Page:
MOWing the lawn BY SATelitte
Background & Objectives
Autonomous lawnmowers are not at all like classical lawnmowers. Every day they cut a very short length of grass and leave the trimmings on the lawn as a nutritive input. They are not manually pushed, therefore saving a lot of time for the lawn’s keeper and reducing any risk of injury. They don’t use fuel so they produce the least amount of CO2 emission.
Currently available autonomous lawnmowers use underground wired perimeters for delimiting the lawn; an electromagnetic signal recognised by these machines, the strength of which is measured by a mower-embedded sensor, determines its distance from the lawn’s edge. But that wire and its subsequent installation are technical barriers for many potential customers.
In the meantime, a group of navigation satellites can help localise all the mobile objects in the world, absolutely or relatively to other known locations. So why is the famous GPS not yet in use in lawnmower robots? Or, more generally, in robotics? Is it because of the Required Navigation Performances? Price? Or both?
During the second ION Autonomous Lawnmower competition, Professor Frank Van Graas, who was accompanying the winning Ohio University’s team, told the GPS World magazine (August 2005): “the centimetre level positioning accuracy, required for lawnmowers in the contest, is actually more difficult than automatically landing an airplane”.
The work is organised around a couple of market trials with early prototypes which will demonstrate the capability to resolve the lawn keepers’ problems and capture the interest of potential customers.
The main part of the project is therefore assigned to demonstrate these capabilities, with activities split into two main work packages:
- Application development: specifying functions and interfaces between the autonomous lawnmower and its guidance system, the design and development of the satellite-guidance system, adapting the autonomous lawnmower, and integrating the new guidance system on the robot;
- Trials and commercial support: preparing field trials with potential customers operating the GNSS-guided lawnmower, resulting in marketing actions and maybe sales opportunities.
A specific R&D work package deals with the technical feasibility of ‘GNSS in robotics’, with extensive simulations regarding availability and continuity of service specific to our application, assessment of the benefits provided by the current EGNOS/EDAS and of those expected from Galileo.
- Economical feasibility: this work package aims to refine the preliminary business plan drafted in the proposal, to determine the end-users’ most important requirement and to define a marketing strategy.
The idea sustaining this project is to increase the adoption of GNSS towards domestic robot applications, like autonomous mowers, which do not currently use GNSS-based guidance.
This would generate economic and social benefits, like reduced pollution (lawnmowers with thermal engines frequently have poor tuning), and pave the way for Galileo which, combined with GPS/EGNOS, will dramatically increase the availability of decimetre protection levels, enabling other robotic applications.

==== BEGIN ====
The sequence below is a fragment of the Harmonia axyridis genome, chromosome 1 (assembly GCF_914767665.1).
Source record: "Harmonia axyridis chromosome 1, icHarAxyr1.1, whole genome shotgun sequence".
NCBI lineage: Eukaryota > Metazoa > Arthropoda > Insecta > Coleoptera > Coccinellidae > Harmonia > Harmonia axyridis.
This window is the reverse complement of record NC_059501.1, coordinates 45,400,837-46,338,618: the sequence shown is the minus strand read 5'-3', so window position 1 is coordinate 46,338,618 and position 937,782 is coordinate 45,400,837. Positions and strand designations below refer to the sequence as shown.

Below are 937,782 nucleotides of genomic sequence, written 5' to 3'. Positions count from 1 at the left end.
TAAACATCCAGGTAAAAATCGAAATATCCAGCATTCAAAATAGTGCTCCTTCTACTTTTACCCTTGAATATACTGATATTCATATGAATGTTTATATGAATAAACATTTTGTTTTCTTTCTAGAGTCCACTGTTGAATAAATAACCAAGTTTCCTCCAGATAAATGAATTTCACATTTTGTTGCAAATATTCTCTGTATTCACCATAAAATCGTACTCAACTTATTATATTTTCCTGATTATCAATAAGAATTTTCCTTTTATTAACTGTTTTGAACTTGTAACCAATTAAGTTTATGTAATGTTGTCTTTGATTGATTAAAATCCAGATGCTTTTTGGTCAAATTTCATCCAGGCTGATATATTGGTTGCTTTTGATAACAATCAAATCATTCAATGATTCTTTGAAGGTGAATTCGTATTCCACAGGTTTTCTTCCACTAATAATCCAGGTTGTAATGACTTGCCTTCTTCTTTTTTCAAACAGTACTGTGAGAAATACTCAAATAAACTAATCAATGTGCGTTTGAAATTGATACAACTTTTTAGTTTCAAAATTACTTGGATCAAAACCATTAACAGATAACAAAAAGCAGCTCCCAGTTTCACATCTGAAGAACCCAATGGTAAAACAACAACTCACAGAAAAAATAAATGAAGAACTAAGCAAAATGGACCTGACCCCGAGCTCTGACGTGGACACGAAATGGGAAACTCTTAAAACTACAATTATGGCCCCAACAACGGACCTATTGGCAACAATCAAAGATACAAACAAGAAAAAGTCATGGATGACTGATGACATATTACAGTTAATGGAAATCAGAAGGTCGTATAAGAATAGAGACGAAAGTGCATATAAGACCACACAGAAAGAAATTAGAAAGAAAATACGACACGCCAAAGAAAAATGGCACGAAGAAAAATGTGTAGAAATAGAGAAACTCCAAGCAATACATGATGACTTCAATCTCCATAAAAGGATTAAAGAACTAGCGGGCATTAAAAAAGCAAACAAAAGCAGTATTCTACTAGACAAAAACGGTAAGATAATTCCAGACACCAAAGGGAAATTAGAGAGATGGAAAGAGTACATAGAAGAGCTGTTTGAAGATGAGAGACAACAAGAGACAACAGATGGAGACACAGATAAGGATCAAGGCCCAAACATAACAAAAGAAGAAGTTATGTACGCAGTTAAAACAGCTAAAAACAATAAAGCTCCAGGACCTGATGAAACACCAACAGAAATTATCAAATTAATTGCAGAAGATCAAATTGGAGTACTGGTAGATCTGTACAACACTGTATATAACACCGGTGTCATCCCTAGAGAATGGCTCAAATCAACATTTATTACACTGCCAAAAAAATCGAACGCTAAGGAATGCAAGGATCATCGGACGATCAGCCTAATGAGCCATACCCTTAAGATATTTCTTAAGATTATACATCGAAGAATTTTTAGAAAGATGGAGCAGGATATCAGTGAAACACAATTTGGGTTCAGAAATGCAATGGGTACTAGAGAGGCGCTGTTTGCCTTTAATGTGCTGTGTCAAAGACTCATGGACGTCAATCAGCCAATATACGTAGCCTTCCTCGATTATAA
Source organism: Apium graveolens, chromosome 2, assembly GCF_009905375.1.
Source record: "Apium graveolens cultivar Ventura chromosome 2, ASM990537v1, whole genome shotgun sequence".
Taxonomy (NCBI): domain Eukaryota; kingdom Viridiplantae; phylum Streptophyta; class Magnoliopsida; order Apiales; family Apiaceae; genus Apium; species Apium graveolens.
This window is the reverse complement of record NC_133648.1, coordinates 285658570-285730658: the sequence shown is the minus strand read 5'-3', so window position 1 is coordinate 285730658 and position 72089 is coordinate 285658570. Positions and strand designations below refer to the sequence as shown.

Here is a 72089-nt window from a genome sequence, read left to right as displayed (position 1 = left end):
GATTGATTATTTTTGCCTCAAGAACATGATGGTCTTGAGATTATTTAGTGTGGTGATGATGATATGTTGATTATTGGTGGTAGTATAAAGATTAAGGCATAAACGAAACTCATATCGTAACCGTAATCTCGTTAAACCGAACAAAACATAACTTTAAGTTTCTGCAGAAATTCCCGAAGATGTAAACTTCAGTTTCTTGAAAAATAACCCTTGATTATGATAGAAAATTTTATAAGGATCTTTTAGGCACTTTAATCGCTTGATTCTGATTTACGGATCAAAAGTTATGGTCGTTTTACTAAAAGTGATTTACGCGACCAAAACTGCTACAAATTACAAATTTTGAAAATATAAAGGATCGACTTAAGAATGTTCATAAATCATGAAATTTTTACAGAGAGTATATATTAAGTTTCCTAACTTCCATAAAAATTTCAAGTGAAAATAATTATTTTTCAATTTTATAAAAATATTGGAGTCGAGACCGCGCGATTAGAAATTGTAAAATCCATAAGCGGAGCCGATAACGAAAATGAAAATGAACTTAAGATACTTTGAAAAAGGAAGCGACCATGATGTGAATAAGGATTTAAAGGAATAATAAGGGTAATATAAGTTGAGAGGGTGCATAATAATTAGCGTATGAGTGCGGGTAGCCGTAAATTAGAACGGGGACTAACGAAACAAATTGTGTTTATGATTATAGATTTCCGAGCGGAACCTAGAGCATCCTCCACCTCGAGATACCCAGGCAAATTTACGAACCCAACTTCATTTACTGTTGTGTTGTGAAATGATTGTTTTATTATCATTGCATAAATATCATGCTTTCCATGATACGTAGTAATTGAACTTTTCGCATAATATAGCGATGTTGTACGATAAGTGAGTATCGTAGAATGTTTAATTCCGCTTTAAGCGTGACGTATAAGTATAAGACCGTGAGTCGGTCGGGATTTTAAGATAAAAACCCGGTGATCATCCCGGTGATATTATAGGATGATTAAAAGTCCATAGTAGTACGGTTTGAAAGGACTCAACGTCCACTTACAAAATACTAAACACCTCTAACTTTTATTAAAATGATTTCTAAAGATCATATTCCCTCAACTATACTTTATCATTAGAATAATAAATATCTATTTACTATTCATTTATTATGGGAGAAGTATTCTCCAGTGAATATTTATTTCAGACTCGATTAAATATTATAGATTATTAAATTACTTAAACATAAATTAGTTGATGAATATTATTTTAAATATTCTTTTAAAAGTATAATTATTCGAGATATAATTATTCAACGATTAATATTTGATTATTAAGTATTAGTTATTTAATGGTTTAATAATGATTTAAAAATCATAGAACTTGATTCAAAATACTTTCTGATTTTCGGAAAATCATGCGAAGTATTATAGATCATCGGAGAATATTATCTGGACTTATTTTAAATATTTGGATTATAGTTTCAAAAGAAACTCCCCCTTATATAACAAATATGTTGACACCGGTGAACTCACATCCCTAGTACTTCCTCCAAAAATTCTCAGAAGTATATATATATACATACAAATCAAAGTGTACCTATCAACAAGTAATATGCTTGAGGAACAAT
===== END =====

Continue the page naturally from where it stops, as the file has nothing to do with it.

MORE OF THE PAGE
The scientific objective is to demonstrate that a local augmentation, combining a specific phase processing and the EGNOS/EDAS data, provides the GNSS receiver with an acceptable risk of non-integrity for a protection radius of a few decimetres. In the short term, that will enable the use of GNSS in domestic robotic areas where the service availability is not very stringent, as with lawn mowing.
The project also aims to demonstrate that the Galileo signals will enable many safe land activities and consequently trigger the proliferation of GNSS in several new mass market segments, and more particularly in the domain of robotics.
The implementation of the above concept in a prototype of the cheapest stand-alone GNSS technology will then illustrate the ability of a lawnmower robot to perform its mission in an efficient and autonomous way.
Work performed & results
The project will introduce GNSS to the robotic domain, in particular though the dissemination effort, and there will be an increase in the adoption of GNSS in new domestic robotic applications which do not currently use GNSS for their guidance systems.
Bring further innovation to GNSS: the project aims to encourage further development in terms of tuning integrity performances on carrier-phase tracking accuracy. Such performance tuning combined with fitting the corresponding service to the application is a true innovation.
Provide a competitive advantage on the market: in the short to medium term, the autonomous lawnmower will become a standard tool for mowing due to ‘green’ pressures, while GNSS as the main guidance system is a user-friendly solution. The market is currently served by four companies in Europe and Israel, but some American companies are almost ready with products. The project is a true opportunity for the partners to be the first to market with such a solution.
Demonstrate the benefits of EGNOS/EDAS and Galileo for robotic applications: EDAS/WARTK is intended to be used so as to improve the robustness and availability of the products. The project is also expected to confirm that combining Galileo with GPS will dramatically increase the availability of decimetre-protection levels, enabling other robotic applications.